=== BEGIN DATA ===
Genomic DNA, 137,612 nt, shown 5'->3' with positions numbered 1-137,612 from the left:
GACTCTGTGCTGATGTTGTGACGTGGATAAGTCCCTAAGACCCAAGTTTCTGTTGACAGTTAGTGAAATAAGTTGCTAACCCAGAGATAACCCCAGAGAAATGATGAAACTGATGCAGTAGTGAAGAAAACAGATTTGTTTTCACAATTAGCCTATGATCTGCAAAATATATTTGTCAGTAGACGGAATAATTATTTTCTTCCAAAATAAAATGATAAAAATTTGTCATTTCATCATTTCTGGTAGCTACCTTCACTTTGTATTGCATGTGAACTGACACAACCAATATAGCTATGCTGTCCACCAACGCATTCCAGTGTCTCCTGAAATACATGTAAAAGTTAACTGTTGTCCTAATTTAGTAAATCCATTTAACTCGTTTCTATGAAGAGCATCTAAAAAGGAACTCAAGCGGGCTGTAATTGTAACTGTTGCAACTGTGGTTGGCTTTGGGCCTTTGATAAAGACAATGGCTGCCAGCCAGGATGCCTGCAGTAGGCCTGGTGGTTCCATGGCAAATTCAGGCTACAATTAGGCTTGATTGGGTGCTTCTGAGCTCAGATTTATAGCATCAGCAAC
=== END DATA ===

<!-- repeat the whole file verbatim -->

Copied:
Genomic DNA, 137,612 nt, shown 5'->3' with positions numbered 1-137,612 from the left:
GACTCTGTGCTGATGTTGTGACGTGGATAAGTCCCTAAGACCCAAGTTTCTGTTGACAGTTAGTGAAATAAGTTGCTAACCCAGAGATAACCCCAGAGAAATGATGAAACTGATGCAGTAGTGAAGAAAACAGATTTGTTTTCACAATTAGCCTATGATCTGCAAAATATATTTGTCAGTAGACGGAATAATTATTTTCTTCCAAAATAAAATGATAAAAATTTGTCATTTCATCATTTCTGGTAGCTACCTTCACTTTGTATTGCATGTGAACTGACACAACCAATATAGCTATGCTGTCCACCAACGCATTCCAGTGTCTCCTGAAATACATGTAAAAGTTAACTGTTGTCCTAATTTAGTAAATCCATTTAACTCGTTTCTATGAAGAGCATCTAAAAAGGAACTCAAGCGGGCTGTAATTGTAACTGTTGCAACTGTGGTTGGCTTTGGGCCTTTGATAAAGACAATGGCTGCCAGCCAGGATGCCTGCAGTAGGCCTGGTGGTTCCATGGCAAATTCAGGCTACAATTAGGCTTGATTGGGTGCTTCTGAGCTCAGATTTATAGCATCAGCAAC